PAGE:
One of the distinctive features of the expansive East Bay city of Oakland is the amount of churches that dot its wide landscape from Deep East Oakland to North Oakland, and of course West Oakland. Churches are everywhere --every few blocks in most parts of Oakland it seems there's a church building.
What's so wonderful about these churches is how they range so widely in architectural styles and types.
Each church boasts its own unique structure and they vary from the fancy to the functional.
If time allows, it's fun to leisurely travel Oakland's streets and take in their beauty.
Click on this website for a list of many (not all) of the churches of Oakland. But really, you don't need a guide to find them. Go anywhere in Oakland and you'll pass a church within no time.
West Oakland (the red part in opposite map of Oakland) is a good place to start where there's a church on every second or third block. As a result the churches of West Oakland play a key role in defining the image of this East Bay neighborhood. However, with the fast advancing gentrification that's been going on in West Oakland in recent years, many longtime residents may be forced out due to rising real estate value.
Hence economics would dictate that many of these little West Oakland churches, most of which draw a steady but small congregation every Sunday, will in short time become an endangered species, so if you want to see them in all their beauty do it now.
George Carlin died earlier today (June 22, 2008) in Los Angeles. He was 71 years old. The truly unique and always outspoken American comedian/social commentator/actor, who had a history of heart problems, died of heart failure at St. John's Health Center in Santa Monica at approx 6PM today.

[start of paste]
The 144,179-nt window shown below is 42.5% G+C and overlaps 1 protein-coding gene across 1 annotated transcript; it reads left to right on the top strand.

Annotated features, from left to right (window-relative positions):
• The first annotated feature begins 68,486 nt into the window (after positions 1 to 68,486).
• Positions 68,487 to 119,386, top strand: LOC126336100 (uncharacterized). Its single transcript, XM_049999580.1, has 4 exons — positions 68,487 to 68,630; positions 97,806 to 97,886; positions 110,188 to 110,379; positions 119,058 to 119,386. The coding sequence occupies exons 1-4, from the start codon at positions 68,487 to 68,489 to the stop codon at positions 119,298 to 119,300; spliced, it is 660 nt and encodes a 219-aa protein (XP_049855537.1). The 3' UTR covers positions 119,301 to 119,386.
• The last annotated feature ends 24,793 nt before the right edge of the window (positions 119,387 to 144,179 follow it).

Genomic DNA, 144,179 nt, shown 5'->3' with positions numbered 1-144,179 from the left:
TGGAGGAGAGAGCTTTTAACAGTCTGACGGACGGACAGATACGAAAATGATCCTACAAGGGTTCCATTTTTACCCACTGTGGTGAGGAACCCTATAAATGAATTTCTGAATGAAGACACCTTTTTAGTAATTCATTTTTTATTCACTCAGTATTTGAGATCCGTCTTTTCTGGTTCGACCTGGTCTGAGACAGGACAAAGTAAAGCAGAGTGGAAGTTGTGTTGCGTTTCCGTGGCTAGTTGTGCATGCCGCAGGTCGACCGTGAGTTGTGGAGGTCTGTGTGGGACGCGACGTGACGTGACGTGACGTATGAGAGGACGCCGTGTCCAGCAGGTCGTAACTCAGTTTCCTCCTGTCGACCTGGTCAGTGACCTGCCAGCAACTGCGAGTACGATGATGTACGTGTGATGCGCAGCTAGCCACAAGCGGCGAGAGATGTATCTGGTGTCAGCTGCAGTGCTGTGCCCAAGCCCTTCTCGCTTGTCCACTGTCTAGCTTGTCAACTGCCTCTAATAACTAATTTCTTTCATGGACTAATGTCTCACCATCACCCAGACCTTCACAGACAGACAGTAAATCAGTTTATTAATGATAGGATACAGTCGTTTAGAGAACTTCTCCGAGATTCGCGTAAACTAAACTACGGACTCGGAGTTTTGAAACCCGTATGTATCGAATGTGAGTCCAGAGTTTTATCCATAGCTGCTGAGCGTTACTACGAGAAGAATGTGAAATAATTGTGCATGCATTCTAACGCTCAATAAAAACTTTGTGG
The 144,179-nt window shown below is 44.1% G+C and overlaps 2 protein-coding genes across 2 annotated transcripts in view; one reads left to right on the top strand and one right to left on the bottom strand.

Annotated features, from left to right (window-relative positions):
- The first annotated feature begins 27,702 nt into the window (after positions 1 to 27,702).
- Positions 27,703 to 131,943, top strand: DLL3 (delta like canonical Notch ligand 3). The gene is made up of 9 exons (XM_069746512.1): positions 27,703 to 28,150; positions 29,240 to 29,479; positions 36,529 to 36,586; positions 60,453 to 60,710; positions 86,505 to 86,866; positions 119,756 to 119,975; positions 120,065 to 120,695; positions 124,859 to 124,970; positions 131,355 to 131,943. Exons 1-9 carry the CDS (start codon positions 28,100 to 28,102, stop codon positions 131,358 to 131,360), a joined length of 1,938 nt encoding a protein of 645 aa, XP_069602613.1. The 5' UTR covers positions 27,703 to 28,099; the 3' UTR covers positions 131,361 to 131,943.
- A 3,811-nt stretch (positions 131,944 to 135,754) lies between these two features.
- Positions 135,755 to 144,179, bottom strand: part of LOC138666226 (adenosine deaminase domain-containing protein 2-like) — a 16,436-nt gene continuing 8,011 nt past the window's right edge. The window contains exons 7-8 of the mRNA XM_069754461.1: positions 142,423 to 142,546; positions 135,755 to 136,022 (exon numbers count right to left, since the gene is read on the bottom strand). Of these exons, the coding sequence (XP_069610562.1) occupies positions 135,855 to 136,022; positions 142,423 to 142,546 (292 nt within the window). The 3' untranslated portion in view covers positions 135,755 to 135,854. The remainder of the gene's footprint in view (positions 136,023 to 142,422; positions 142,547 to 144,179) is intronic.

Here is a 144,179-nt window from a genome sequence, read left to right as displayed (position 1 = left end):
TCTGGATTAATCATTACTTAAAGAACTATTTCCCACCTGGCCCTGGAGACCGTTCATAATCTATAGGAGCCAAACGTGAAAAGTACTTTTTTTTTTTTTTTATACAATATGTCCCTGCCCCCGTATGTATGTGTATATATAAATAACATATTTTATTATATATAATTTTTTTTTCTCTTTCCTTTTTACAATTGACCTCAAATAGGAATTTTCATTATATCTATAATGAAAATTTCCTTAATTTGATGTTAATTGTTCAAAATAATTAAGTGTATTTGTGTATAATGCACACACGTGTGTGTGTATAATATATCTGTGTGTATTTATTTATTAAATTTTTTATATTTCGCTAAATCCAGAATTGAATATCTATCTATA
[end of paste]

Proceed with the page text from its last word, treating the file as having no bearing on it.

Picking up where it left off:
Unlike so many comedians who tend to tone down their act as the years slip by or as they become more famous & widely accepted, George Carlin consistently kept his work on the edge by always being brutally honest and darkly satirical as he routinely tackled such targets as religion, culture, politics, and the hypocrisies of America.
The ever anti-establishment Carlin will probably be best remembered for "The Seven Words You Can Never Say on TV" routine of his (found on his Class Clown album) in which he tested the limits and challenged the government regulated words that dared not be uttered on television (or the radio).
In 1972 in Milwaukee at a show Carlin did this routine, uttering those seven "dirty" words from the stage, resulting in his arrest for disturbing the peace. The same routine, when played on American radio, led to the 1978 Supreme Court ruling upholding the government's authority to sanction stations for broadcasting offensive language.
Personally, I loved everything he ever did that I got my hands on: records, books and filmed performances-- three video clips of which are included below. One is the aforementioned "The Seven Words You Can Never Say On TV" from a 1978 concert. Another is the wonderful "Modern Man" from more recent years, in which he does an inspired piece about modern technology (great for mixing over beats because of its poetic flow) and another amazing recent piece - the no-holds-barred "America Is Tyranny" in which Carlin tells it like it really is today in the messed up United States of America.